“So many of us will look at trees as background, kind of as inanimate objects,” said Hughes. “We don’t realize how many benefits there are.”
The EPA estimates that urban trees can lower neighborhood temperatures in the summer by 2-9 degrees as their limbs shade the street and their leaves release water vapor.
The leaves also attract dust and small particulates, improving air quality, said Hughes.
Air quality is particularly important in historically disadvantaged neighborhoods in south and west Berkeley located closer to freeways and disproportionately affected by diesel particulate pollution.
A 2019 paper from UC Berkeley and UCSF Joint Medical Program found that elevated pollution is among the reasons that residents of historically redlined communities in Berkeley and other East Bay cities have higher rates of asthma. (Redlining is a racially discriminatory mortgage lending practice that concentrated people of color in South and West Berkeley.)
Health disparities are “directly related to where people live,” said Berkeley Councilmember Rashi Kesarwani. “So the fact that we can add these trees to these neighborhoods is really important.”
Kesterson, the city arborist, echoed the many benefits of urban forests, including making walking and cycling a more enticing alternative to driving.
“Even a fallen leaf stuck in the gutter is going to help filter dirty water going down the drain,” said Kesterson. “There’s no part of trees that doesn’t make the environment and quality of life around it better for everyone.”
The new plantings also represent an opportunity to create an urban forest adapted to Berkeley’s future climate. The trees planted today won’t fully mature for 50 years and are being chosen to withstand the heat and drought of the Bay Area’s future climate.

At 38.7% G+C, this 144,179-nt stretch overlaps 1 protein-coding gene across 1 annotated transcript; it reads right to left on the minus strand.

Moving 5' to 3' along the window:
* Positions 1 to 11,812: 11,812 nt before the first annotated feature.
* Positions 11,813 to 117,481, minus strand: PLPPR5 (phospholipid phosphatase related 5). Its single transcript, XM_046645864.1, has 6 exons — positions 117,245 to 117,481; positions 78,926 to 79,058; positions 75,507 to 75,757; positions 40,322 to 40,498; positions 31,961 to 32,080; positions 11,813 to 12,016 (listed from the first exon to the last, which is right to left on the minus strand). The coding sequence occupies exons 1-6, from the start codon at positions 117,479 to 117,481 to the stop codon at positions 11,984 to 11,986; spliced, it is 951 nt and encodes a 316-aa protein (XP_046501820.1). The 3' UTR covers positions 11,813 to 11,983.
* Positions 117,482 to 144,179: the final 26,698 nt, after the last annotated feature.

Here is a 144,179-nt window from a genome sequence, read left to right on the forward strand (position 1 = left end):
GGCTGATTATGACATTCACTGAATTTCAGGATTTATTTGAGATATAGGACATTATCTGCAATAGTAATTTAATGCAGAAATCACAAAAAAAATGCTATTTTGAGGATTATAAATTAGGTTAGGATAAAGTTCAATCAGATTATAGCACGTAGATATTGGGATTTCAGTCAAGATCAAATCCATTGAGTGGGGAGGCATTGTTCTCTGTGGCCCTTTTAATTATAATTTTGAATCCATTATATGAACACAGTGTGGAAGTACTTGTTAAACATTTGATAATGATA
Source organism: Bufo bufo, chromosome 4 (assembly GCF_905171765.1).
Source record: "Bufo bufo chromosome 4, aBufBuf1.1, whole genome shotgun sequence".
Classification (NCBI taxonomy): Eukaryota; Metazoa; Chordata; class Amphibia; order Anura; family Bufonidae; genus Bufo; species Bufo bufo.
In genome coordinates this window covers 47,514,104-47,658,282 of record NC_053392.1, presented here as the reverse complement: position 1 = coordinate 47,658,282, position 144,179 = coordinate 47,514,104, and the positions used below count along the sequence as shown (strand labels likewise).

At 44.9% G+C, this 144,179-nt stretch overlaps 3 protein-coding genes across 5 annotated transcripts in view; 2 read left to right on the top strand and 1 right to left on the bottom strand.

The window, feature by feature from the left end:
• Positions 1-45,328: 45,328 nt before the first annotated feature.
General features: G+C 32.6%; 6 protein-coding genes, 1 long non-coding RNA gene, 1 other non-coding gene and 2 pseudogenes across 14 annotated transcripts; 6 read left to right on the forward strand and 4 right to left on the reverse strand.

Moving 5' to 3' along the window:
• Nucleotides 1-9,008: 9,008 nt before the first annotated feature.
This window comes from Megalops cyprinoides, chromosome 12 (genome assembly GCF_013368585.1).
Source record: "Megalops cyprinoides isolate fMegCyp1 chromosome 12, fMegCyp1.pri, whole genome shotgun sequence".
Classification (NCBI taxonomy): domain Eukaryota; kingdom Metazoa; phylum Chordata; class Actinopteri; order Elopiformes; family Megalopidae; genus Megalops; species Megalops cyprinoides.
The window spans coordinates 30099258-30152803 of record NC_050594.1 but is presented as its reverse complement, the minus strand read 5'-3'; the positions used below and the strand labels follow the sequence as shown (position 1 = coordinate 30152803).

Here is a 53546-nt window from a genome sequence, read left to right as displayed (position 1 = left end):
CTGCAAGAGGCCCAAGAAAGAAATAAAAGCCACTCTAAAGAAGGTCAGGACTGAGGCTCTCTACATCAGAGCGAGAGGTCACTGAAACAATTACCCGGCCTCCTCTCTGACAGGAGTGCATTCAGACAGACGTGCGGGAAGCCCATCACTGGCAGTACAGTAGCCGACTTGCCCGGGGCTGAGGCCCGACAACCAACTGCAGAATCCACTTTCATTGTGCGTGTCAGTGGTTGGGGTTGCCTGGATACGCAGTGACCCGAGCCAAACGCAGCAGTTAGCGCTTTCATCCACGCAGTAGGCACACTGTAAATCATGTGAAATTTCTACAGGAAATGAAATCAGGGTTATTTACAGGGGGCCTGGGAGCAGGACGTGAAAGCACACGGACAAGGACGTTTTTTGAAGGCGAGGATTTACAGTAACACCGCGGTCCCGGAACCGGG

“The trees that have been planted in the last 100 years were planted purely on aesthetics, or following nursery trends,” said Kesterson. Many of these require supplemental water to survive California’s lengthy droughts. “We are working with climate change models for what Berkeley is going to look like in 2070.”
There are currently around 40,000 trees maintained by the city of Berkeley in parks, streets and medians. “We have available space for 10,000 more. That’s our big goal.” Kesterson said.
Learn more about Berkeley’s “Trees Make Life Better” program aimed at south and west Berkeley neighborhoods on the city website. Interested residents can contact the city’s urban forestry department at firstname.lastname@example.org or call 510-981-6660. Staff plan to plant trees within a month of the request.
Kickoff tree planting events will be held at 10 a.m. on Saturday, April 10, at San Pablo Park and at 3:30 p.m. on Thursday, June 2, at Greg Brown Park. (Residents outside of south and west Berkeley can apply for trees to be planted on public property through the city’s regular tree planting program.)
When trees will be planted
Area 2: Through May 2022
Area 6: April 2022-June 2022
Area 8: June-August, 2022
Area 1: October-December 2023
Area 3: November-January 2023
Area 4: December-February 2023
Area 5: January-March 2023
Area 7: March-May 2023